You know your own body best. If you are worried about any symptoms you are having, talk to your medical team. If you have been discharged from lymphoma follow-up, see your GP. Tell any doctors treating you that you’ve had treatment for lymphoma, so they are aware that you are at risk of certain health problems.
Be aware of your risks
- Find out what your risks are – ask your medical team exactly what treatment you’ve had and what your individual risks are. Keep this information in case you need it. Late effects can occur many years after treatment, when you might have been discharged from follow-up.
- Find out what symptoms you should be aware of.
- Ask what cancers you are at higher risk of developing and when the risk is highest – cancers are usually more treatable if diagnosed early. Make sure you know the symptoms of these cancers.
- See your doctor promptly if you have any concerns.
Follow a healthy lifestyle
You can reduce your risk of developing many late effects by following a healthy lifestyle.
- If you’re a smoker, try to give up – smoking makes your risk of developing late effects such as second cancers, heart disease and lung problems much higher. The NHS provides free support to help you quit.
- Eat a healthy diet and maintain a healthy weight.
- Exercise regularly.
- Drink alcohol within recommended limits.
- Protect your skin from the sun.
Read our section on living with lymphoma for more information on how to live well with and beyond lymphoma.
Monitor your health to find problems early
- Attend your follow-up appointments – monitoring and treatment of long-term effects (side effects that don’t go away after treatment finishes) and late effects is an important part of your follow-up after treatment. Make a note of any concerns to discuss at your appointments. Ask for your appointment to be brought forward if you are worried.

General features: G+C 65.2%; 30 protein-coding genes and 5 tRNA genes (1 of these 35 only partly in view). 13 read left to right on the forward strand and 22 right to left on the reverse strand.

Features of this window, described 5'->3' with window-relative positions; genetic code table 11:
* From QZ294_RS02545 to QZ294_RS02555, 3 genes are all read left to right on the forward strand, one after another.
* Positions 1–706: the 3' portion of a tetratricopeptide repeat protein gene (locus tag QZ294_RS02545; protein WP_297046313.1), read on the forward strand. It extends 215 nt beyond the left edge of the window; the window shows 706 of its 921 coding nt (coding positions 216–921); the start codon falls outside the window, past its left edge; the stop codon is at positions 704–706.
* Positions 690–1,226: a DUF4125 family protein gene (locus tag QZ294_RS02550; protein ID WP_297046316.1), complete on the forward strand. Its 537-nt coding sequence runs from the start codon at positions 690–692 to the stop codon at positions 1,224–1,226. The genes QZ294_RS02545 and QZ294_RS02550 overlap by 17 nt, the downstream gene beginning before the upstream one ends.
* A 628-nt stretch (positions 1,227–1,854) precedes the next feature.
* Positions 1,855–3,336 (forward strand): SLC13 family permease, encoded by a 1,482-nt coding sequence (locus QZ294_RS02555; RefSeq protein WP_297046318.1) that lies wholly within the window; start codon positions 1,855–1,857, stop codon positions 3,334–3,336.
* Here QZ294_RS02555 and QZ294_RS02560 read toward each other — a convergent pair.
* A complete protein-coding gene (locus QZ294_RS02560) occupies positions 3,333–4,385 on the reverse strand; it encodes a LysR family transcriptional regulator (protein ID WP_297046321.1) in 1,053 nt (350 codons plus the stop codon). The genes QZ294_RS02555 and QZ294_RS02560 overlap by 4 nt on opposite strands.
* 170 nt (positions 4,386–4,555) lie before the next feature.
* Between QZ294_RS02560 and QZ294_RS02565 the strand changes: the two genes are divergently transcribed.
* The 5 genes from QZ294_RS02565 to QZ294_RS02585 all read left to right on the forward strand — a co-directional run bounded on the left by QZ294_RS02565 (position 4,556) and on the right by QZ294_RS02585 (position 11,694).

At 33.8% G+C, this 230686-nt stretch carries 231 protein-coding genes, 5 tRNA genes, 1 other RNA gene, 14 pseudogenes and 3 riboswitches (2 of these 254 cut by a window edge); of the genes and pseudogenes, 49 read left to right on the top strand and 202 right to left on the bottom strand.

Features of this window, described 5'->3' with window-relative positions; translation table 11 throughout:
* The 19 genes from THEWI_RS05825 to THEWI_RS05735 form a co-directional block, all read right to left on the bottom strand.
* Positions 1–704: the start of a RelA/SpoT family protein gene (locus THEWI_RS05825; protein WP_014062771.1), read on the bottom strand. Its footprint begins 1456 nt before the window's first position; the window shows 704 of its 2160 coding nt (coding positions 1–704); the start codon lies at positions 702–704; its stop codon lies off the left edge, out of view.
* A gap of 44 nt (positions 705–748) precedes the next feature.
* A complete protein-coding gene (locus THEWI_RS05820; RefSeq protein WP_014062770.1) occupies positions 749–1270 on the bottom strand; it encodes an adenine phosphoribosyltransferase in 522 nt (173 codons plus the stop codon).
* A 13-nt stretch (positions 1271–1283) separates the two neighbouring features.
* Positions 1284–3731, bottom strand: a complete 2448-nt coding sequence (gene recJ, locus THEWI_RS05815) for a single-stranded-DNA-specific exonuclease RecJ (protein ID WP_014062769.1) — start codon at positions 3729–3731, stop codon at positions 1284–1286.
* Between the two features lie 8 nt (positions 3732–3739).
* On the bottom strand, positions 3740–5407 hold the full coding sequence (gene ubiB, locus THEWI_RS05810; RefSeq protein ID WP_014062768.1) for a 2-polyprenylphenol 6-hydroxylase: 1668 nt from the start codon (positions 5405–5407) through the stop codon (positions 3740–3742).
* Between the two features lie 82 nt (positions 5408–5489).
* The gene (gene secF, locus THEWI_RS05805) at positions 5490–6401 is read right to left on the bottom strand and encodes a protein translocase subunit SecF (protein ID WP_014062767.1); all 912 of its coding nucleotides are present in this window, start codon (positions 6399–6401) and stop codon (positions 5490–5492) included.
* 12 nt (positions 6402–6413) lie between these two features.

- Get to know what is normal for you – be aware of your body and how you usually feel. If you think something is not right, visit your GP or contact your lymphoma specialist.
- If you are at increased risk of developing breast cancer, be aware of any changes in your breasts. Breast Cancer Now has information on what changes to look for and how to examine your breasts.
- If you have had radiotherapy, check your skin in the treated area for changes. The British Association of Dermatologists has information on how to reduce the risk of a second skin cancer.
- Have regular check-ups with your dentist and optician.
Attend screening programmes or health checks
Depending on what treatment you had, you may be screened for some cancers or other health conditions in a different way or earlier than people who have not had lymphoma treatment. Screening can detect health issues at an early stage, allowing the best chance of successful treatment. If you are offered screening or a health check, it is important to attend.
- If you are female and you had radiotherapy to your chest before you were 30, you should be called for breast cancer screening from the age of 30 onwards. Depending on how old you are, this might involve an annual MRI scan or an annual breast X-ray (mammogram). The NHS has more information on breast cancer screening.
- Routine NHS screening programmes are also available for bowel cancer and cervical cancer as well as general health checks for heart disease, diabetes or stroke.
- If you had radiotherapy to your neck, you might have regular blood tests to monitor your thyroid function.
- Ask your lymphoma specialist or GP if you are eligible for any screening programmes.